This short post is about a very interesting article from PCWorld entitled: “Who’s the Smartphone OS Crash Champion?” that presents app crash stats and concludes that Android apps crash far less frequently than iOS apps. For details on the crash reports see the article and its graphs.
Essentially the article examines, quotes and shows the crash results from apps as reported by the mobile app monitoring company Crittercism at
There is also more data and an analysis from Forbes at
Android and iOS
If one takes a very brief look at the articles it might appear that it is the mobile operating systems crashing whereas the reports are actually about apps crashing. Does it matter? Yes, most certainly, because if the operating system crashes it probably needs a reboot of the phone or tablet device and that could lose the users current work or data. Of course a really badly behaved app can deprive the the operating system of resources and perhaps even make it crash, so crashing apps are still a bad thing.
Why the Differences?
Assuming that on average the percentage of Android apps crashing is far less than the percentage of iOS apps crashing then why should this be? The authors and commenters give a number of reasons but only detailed analysis would really shed light on what is actually happening. Anyhow, here are a few suggestions they made:-
(1) Is it the operating system? Well Android is better at multi-tasking so perhaps it is better at house-keeping, memory, stability etc. The problem is how to measure this from the reports.
(2) Is it the number of operating systems? They suggest that perhaps because there are so many different versions of each operation system therefore developers are having problems making their apps work on each version. However, their stats were from 33 versions of Android and 23 versions of iOS so one might expect the Android to be worse when the contrary is true.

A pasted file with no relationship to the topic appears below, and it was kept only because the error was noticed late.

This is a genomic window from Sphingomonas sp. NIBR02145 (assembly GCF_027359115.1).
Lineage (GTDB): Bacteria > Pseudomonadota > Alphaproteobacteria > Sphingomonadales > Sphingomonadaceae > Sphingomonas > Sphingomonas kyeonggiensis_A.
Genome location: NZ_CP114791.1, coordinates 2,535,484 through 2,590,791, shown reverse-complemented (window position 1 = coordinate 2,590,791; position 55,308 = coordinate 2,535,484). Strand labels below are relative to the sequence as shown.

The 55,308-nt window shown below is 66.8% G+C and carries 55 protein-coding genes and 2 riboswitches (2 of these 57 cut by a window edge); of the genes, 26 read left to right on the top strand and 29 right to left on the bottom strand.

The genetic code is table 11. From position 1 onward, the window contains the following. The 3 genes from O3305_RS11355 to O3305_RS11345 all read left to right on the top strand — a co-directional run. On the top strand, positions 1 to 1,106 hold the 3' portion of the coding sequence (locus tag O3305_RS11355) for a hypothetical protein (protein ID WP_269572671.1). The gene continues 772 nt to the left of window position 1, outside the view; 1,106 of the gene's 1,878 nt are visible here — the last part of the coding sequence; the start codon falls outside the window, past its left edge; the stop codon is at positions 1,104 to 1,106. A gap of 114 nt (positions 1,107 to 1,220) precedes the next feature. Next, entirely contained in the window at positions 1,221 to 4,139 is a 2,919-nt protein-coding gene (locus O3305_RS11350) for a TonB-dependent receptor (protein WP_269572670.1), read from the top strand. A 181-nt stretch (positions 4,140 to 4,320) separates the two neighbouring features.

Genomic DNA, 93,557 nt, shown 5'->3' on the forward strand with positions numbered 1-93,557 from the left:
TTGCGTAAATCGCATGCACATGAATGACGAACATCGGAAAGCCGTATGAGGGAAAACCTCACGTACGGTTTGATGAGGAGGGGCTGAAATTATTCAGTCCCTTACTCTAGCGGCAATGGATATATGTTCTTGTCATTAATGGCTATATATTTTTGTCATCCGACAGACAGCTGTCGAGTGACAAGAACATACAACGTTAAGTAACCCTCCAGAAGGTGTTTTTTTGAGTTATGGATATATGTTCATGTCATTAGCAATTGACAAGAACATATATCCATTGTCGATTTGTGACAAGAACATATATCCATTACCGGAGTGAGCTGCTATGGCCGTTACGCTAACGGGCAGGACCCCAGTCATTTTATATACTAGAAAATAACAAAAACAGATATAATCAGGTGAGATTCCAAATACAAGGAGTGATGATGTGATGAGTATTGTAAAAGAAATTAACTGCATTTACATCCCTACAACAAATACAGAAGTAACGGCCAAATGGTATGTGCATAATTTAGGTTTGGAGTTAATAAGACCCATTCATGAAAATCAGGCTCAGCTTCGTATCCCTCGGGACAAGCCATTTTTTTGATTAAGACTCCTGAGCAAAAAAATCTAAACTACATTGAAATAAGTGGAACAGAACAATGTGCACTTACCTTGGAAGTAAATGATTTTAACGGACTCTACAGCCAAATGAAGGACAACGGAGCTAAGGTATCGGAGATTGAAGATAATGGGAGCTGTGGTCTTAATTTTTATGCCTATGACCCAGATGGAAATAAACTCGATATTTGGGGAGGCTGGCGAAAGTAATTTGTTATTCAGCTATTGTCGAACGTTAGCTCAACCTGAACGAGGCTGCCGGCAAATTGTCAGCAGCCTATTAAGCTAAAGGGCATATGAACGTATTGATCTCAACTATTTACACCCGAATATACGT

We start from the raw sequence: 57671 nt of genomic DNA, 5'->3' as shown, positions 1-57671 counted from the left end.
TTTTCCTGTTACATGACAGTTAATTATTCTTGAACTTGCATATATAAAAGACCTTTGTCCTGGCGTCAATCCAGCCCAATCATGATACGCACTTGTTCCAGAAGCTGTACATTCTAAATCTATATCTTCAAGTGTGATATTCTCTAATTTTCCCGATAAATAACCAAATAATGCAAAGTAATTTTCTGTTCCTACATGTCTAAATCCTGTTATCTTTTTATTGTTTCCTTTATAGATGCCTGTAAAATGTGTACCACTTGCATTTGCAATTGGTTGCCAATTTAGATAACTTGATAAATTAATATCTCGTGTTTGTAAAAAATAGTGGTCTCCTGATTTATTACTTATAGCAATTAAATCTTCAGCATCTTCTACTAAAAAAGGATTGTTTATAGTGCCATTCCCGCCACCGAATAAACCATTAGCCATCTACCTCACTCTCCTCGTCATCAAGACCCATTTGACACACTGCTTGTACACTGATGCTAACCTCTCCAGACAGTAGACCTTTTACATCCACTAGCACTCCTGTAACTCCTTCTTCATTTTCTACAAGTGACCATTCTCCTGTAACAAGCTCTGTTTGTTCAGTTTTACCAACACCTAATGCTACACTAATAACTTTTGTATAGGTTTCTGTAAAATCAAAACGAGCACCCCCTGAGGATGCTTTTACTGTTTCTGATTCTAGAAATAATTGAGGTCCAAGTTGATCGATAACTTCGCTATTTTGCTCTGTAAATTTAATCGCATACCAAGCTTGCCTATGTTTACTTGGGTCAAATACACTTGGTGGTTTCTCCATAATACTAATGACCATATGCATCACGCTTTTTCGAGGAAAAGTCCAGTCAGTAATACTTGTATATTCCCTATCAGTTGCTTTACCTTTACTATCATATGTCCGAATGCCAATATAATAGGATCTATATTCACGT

(3) Is it the memory management? – I’m not an iOS programmer so can’t vouch for it but some iOS programmers say it is much more difficult managing the memory on iOS than on Android as the programmer themselves must do it. If true, this would make it much more likely that newbie programmers on iOS would produce less reliable apps than those on Android.
(4) Is it the development languages? – some say Java is more robust than Objective C although Java certainly gives the inexperienced programmer lots of scope to crash their app.
(5) There is also talk of the inbuilt advertising making apps unstable. That might be true because if something in the app starts connecting to the net it might interfere with the app’s natural stability.
(6) There is also the hardware but Apple tightly controls its hardware whereas Android runs on a wide variety of devices from different manufactures. Again, Android should fare worse than iOS but the opposite is true.
Clearly by the reported stats Android apps crash far less than iOS apps but there doesn’t seem a clear case for why it should be. There are so many variables here, different versions of operating system and hardware, types of app, what the app does, and how it interacts with hardware. Perhaps the Android OS is more stable than iOS, time will tell. However, they are both developing so rapidly, so watch this space.